A modification to the Civil Code aims to protect children in Spain who have witnessed abuse in the home
After a reform to the Civil Code in Spain which took effect on Friday September 3, parents who are involved in proceedings for crimes of gender violence will no longer be guaranteed visitation rights for their children. The Senate made the decision to reverse article 94 of the Code, meaning that anyone convicted of such a crime that has visitation orders in place will see them revoked.
In such cases, the judge is allowed to authorise visits if they are in the best interest of the child, and only once the parent-child relationship has been thoroughly evaluated by experts.
From this month, the parents of children that are believed to have witnessed or experienced domestic abuse will no longer be given automatic rights to visitation, with the aim of reducing the chance of ‘vicarious violence’, whereby abusers exert pressure on minors to turn against the other caregiver.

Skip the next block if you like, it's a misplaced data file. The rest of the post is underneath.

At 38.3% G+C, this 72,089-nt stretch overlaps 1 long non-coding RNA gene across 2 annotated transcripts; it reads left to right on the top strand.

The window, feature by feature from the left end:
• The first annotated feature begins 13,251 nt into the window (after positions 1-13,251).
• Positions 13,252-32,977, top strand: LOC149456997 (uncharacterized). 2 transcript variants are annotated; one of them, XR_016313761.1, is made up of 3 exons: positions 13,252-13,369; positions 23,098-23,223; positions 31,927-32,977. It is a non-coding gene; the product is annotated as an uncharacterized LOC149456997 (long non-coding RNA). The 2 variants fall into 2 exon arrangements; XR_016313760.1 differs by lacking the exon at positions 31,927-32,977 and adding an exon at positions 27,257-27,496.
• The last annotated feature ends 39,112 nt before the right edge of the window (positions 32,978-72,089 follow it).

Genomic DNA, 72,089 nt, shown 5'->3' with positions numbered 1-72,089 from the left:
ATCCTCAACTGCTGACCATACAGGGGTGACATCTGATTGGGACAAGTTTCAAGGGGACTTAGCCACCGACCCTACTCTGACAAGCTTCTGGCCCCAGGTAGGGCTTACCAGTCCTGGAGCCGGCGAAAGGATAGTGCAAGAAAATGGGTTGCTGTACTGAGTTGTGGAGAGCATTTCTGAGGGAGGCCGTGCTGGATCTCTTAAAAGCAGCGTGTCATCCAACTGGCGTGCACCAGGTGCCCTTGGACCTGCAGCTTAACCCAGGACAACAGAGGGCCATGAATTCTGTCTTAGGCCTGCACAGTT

The shocking fact is that the vast majority of murders of minors in Spain since 2013 by parents or caregivers occurred after separations or divorces.
A figure that hasn’t yet been included in these horrific statistics is the murder of a two-year-old boy which occurred on August 24 in a hotel in Barcelona, as the child’s father, believed to be responsible for his death, has yet to be located.
According to the latest macro-survey of violence against women, more than 1.68 million children live in homes where their mother has been attacked by their partner or ex-partner and in 51.7% of the cases, the mistreatment of the mother has been accompanied by child abuse.
Source: Murcia Today